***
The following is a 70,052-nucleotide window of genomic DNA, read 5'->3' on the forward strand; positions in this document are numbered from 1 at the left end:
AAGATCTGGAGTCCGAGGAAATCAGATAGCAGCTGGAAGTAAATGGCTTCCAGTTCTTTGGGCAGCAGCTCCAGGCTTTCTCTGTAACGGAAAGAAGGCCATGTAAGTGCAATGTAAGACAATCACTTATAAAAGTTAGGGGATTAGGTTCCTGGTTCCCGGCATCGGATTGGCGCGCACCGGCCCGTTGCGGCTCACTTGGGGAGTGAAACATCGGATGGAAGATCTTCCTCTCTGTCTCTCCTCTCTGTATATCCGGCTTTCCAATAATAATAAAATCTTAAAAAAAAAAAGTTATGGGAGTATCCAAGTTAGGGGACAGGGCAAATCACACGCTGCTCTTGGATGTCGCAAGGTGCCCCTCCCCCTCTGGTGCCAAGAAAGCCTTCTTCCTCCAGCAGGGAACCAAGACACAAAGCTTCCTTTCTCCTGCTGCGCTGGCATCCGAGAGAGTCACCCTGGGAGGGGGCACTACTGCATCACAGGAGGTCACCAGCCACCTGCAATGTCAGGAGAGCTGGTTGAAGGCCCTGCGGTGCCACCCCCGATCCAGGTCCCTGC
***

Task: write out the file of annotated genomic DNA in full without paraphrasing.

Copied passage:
The following is a 70,052-nucleotide window of genomic DNA, read 5'->3' on the forward strand; positions in this document are numbered from 1 at the left end:
AAGATCTGGAGTCCGAGGAAATCAGATAGCAGCTGGAAGTAAATGGCTTCCAGTTCTTTGGGCAGCAGCTCCAGGCTTTCTCTGTAACGGAAAGAAGGCCATGTAAGTGCAATGTAAGACAATCACTTATAAAAGTTAGGGGATTAGGTTCCTGGTTCCCGGCATCGGATTGGCGCGCACCGGCCCGTTGCGGCTCACTTGGGGAGTGAAACATCGGATGGAAGATCTTCCTCTCTGTCTCTCCTCTCTGTATATCCGGCTTTCCAATAATAATAAAATCTTAAAAAAAAAAAGTTATGGGAGTATCCAAGTTAGGGGACAGGGCAAATCACACGCTGCTCTTGGATGTCGCAAGGTGCCCCTCCCCCTCTGGTGCCAAGAAAGCCTTCTTCCTCCAGCAGGGAACCAAGACACAAAGCTTCCTTTCTCCTGCTGCGCTGGCATCCGAGAGAGTCACCCTGGGAGGGGGCACTACTGCATCACAGGAGGTCACCAGCCACCTGCAATGTCAGGAGAGCTGGTTGAAGGCCCTGCGGTGCCACCCCCGATCCAGGTCCCTGC